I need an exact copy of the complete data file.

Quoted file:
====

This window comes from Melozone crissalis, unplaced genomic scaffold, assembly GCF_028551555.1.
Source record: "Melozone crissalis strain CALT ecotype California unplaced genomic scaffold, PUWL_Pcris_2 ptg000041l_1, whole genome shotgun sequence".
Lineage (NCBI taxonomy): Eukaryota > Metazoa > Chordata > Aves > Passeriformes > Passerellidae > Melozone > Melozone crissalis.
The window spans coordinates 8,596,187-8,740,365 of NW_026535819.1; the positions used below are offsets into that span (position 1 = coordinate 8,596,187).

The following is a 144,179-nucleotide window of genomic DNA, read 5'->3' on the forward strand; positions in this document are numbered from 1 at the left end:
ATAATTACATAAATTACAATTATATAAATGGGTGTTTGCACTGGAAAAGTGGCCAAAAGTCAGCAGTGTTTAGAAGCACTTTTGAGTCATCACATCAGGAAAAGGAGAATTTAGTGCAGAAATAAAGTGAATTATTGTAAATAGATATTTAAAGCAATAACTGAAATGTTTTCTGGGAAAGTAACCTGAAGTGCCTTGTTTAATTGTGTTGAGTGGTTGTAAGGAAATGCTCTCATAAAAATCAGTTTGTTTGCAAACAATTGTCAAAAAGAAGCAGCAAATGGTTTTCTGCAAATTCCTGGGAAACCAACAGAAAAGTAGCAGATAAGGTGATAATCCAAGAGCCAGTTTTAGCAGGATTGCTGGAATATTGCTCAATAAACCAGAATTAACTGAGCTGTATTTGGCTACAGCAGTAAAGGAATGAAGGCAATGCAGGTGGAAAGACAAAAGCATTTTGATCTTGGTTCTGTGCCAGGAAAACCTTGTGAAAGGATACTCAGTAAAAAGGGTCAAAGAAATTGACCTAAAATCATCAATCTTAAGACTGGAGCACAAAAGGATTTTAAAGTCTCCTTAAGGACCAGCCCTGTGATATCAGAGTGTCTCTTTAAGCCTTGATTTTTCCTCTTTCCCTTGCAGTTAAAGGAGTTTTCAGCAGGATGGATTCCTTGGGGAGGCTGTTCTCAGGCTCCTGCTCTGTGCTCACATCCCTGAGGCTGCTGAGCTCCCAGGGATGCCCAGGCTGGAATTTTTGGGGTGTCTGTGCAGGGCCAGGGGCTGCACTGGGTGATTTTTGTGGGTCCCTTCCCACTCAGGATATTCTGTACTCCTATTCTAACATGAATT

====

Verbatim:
This window comes from Melozone crissalis, unplaced genomic scaffold, assembly GCF_028551555.1.
Source record: "Melozone crissalis strain CALT ecotype California unplaced genomic scaffold, PUWL_Pcris_2 ptg000041l_1, whole genome shotgun sequence".
Lineage (NCBI taxonomy): Eukaryota > Metazoa > Chordata > Aves > Passeriformes > Passerellidae > Melozone > Melozone crissalis.
The window spans coordinates 8,596,187-8,740,365 of NW_026535819.1; the positions used below are offsets into that span (position 1 = coordinate 8,596,187).

The following is a 144,179-nucleotide window of genomic DNA, read 5'->3' on the forward strand; positions in this document are numbered from 1 at the left end:
ATAATTACATAAATTACAATTATATAAATGGGTGTTTGCACTGGAAAAGTGGCCAAAAGTCAGCAGTGTTTAGAAGCACTTTTGAGTCATCACATCAGGAAAAGGAGAATTTAGTGCAGAAATAAAGTGAATTATTGTAAATAGATATTTAAAGCAATAACTGAAATGTTTTCTGGGAAAGTAACCTGAAGTGCCTTGTTTAATTGTGTTGAGTGGTTGTAAGGAAATGCTCTCATAAAAATCAGTTTGTTTGCAAACAATTGTCAAAAAGAAGCAGCAAATGGTTTTCTGCAAATTCCTGGGAAACCAACAGAAAAGTAGCAGATAAGGTGATAATCCAAGAGCCAGTTTTAGCAGGATTGCTGGAATATTGCTCAATAAACCAGAATTAACTGAGCTGTATTTGGCTACAGCAGTAAAGGAATGAAGGCAATGCAGGTGGAAAGACAAAAGCATTTTGATCTTGGTTCTGTGCCAGGAAAACCTTGTGAAAGGATACTCAGTAAAAAGGGTCAAAGAAATTGACCTAAAATCATCAATCTTAAGACTGGAGCACAAAAGGATTTTAAAGTCTCCTTAAGGACCAGCCCTGTGATATCAGAGTGTCTCTTTAAGCCTTGATTTTTCCTCTTTCCCTTGCAGTTAAAGGAGTTTTCAGCAGGATGGATTCCTTGGGGAGGCTGTTCTCAGGCTCCTGCTCTGTGCTCACATCCCTGAGGCTGCTGAGCTCCCAGGGATGCCCAGGCTGGAATTTTTGGGGTGTCTGTGCAGGGCCAGGGGCTGCACTGGGTGATTTTTGTGGGTCCCTTCCCACTCAGGATATTCTGTACTCCTATTCTAACATGAATT